Arkansas executes fourth inmate in eight days | News | DW | 28.04.2017
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Arkansas executes fourth inmate in eight days

The US state of Arkansas has executed its fourth inmate in the space of just eight days by lethal injection. Reports suggest Kenneth Williams lurched and convulsed during the procedure.

The US State of Arkansas executed its fourth inmate in eight days on Thursday, the last of a series of controversial lethal injections scheduled this month before one of the drugs used reaches its expiry date.

Kenneth Williams, 38, was pronounced dead at 11:05 pm local time, 14 minutes after the execution procedure began. He received a three-drug cocktail that included the controversial sedative midazolam meant to make a person unconscious before two other drugs stop breathing and the heart. 

Read: Arkansas performs first double execution in ten years

Witnesses and media pool reports described Williams as "lurching, convulsing, coughing and jerking" during the procedure.  A prison spokesperson said Williams shook for about 10 seconds three minutes into the lethal injection. 

Spokesman J.R. Davis said the movements were a "involuntary muscular reaction," adding that Governor Asa Hutchinson was confident the execution was carried out in a "flawless" manner as the three other ones this month.

Shawn Nolan, Williams' attorneys, said in a statement he would demand "a full investigation into tonight's problematic execution."

USA Einsatz von Midazolam bei Hinrichtungen (picture-alliance/AP Photo/S. Ogrocki)

Midazolam is used for a number of medical purposes, including anesthesia and reducing anxiety.

Williams was convicted to life in prison without parole for the 1998 murder of 19-year-old cheerleader Dominique Hurd. After less than month behind bars, he managed to escape. Whilst on the run, he murdered Cecil Boren, 57, at his farmhouse before fleeing with a pickup truck to Missouri. There, Williams crashed the truck into a delivery vehicle, killing the driver. Williams was sentenced to death for the murder of Boren.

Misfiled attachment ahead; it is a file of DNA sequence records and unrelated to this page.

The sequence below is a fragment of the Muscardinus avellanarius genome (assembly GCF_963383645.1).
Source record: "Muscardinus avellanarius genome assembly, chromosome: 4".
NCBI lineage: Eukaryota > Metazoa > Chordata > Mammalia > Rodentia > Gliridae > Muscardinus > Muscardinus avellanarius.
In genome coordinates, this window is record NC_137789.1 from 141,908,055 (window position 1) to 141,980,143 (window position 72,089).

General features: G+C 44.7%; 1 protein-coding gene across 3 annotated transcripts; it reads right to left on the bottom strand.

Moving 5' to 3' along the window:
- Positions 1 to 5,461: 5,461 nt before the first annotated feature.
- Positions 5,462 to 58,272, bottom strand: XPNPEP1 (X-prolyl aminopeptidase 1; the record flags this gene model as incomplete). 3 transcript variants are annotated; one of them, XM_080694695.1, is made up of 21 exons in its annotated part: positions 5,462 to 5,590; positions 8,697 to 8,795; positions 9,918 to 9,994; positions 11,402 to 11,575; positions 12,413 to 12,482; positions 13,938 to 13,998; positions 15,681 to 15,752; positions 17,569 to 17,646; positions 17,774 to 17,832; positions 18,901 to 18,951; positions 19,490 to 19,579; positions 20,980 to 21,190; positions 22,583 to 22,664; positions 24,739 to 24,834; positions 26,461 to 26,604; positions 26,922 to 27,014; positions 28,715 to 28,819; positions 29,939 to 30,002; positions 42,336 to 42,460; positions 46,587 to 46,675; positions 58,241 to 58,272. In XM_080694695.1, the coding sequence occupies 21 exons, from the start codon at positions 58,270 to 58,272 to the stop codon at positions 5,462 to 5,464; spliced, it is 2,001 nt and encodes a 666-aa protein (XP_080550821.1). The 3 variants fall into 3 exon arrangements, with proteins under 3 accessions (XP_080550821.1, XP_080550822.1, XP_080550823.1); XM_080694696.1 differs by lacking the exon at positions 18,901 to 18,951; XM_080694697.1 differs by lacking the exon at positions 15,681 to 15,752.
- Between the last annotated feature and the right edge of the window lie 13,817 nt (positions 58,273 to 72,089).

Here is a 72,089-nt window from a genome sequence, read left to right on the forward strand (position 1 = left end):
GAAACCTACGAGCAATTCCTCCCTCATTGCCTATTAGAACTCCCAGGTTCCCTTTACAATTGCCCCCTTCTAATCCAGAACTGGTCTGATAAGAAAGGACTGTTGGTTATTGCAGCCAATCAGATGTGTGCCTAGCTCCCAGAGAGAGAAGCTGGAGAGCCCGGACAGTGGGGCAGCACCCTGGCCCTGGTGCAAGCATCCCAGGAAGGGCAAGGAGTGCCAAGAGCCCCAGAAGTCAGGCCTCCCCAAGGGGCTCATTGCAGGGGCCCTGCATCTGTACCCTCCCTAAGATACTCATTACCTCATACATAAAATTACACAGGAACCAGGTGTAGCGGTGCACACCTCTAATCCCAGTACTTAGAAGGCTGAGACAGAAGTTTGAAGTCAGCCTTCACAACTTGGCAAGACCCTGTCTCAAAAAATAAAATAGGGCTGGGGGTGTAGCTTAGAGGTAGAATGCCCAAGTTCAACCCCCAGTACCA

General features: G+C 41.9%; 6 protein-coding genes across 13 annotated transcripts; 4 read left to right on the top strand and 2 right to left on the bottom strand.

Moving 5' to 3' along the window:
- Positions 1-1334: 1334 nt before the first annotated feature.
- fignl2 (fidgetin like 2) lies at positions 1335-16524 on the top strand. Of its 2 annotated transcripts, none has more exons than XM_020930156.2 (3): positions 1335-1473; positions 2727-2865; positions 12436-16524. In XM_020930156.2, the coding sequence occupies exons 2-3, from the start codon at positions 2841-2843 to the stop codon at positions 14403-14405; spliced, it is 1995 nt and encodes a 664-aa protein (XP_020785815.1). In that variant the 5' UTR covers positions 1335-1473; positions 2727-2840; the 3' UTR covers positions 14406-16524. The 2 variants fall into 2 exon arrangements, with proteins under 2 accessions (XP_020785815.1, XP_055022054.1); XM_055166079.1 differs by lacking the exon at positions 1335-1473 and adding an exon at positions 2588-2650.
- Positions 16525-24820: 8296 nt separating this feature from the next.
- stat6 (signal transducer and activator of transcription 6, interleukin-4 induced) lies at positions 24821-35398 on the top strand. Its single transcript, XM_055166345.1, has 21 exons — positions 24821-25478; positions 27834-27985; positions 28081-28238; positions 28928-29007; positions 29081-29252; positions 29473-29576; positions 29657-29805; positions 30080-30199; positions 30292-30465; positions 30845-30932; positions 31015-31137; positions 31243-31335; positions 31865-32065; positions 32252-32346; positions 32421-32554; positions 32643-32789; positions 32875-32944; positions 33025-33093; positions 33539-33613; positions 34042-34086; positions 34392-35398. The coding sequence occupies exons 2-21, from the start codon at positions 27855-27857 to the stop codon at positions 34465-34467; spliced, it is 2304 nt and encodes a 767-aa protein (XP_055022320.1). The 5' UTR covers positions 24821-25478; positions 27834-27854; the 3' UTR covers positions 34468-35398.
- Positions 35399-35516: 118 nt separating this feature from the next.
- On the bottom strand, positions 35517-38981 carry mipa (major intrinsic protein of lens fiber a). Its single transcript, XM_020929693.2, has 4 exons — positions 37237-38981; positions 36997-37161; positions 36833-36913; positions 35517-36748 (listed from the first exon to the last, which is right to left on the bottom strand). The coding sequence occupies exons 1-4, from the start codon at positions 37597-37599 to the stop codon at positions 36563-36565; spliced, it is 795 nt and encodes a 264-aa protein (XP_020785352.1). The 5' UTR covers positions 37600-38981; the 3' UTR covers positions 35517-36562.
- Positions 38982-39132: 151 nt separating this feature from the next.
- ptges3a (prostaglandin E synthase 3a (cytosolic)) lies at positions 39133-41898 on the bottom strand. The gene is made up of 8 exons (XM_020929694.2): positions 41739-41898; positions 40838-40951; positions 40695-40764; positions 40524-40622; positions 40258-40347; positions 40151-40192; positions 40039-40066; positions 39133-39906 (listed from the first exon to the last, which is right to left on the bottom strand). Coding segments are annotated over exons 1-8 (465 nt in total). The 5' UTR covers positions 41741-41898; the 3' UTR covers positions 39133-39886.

"I extend my sincerest of apologies to the families I have senselessly wronged and deprived of their loved ones," Williams said in a final statement he read from the death chamber. "... I was more than wrong. The crimes I perpetrated against you all was senseless, extremely hurtful and inexcusable."

Read: Amnesty report: Death sentences up, but executions down

Arkansas had planned to administer eight lethal injections by the end of the month, but courts stayed four of the executions in separate decisions. The rush to execute was made because the state's stock of midazolam will expire at the end of the month.

Infografik Todesstrafe USA ENG

Prosecutors in Arkansas have argued defendants were trying to tie up their cases in the courts to buy time until the stock of midazolam expires. The state prison system has said that they will then have no more stock of the drug. 

"The long path of justice ended tonight and Arkansans can reflect on the last two weeks with confidence that our system of laws in this state has worked," Hutchinson said in a statement issued after the execution. "Carrying out the penalty of the jury in the Kenneth Williams case was necessary. There has never been a question of guilt."

Many of the legal battles in Arkansas have been over midazolam, mirroring similar cases in other US states that have the death penalty.

Execution candidates in Arkansas

Arkansas had originally planned to execute eight inmates in April

Midazolam began to be used as a sedative in the lethal injection cocktail in 2013 when states struggled to obtain a previously used drug after manufacturers stopped selling the chemicals for executions and the European Union in 2012 imposed controls of the export of drugs that could be used in executions.

Cut off from the supply of drugs, many states had to put off executions or experiment with new lethal injection combinations.

Most lethal injections occurred without mishaps, but a series of botched executions using midazolam and other drugs in which the executed apparently suffered raised legal challenges the Eighth Amendment of the Constitution prohibiting cruel and unusual punishment was being violated. 

In 2015, the Supreme Court ruled that states could use midazolam, but that has not stopped its use from tangling up executions in courts or leaving states struggling to obtain the drug. 

Since the Supreme Court ruled to reinstate the death penalty in 1973, the 31 US states that have the death penalty have carried out 1,452 executions, according to the Death Penalty Information Center. 

Over the same period, 158 people on death row were later exonerated of their crime. There are currently 2,902 inmates on death row.

cw/rt (AP, Reuters)

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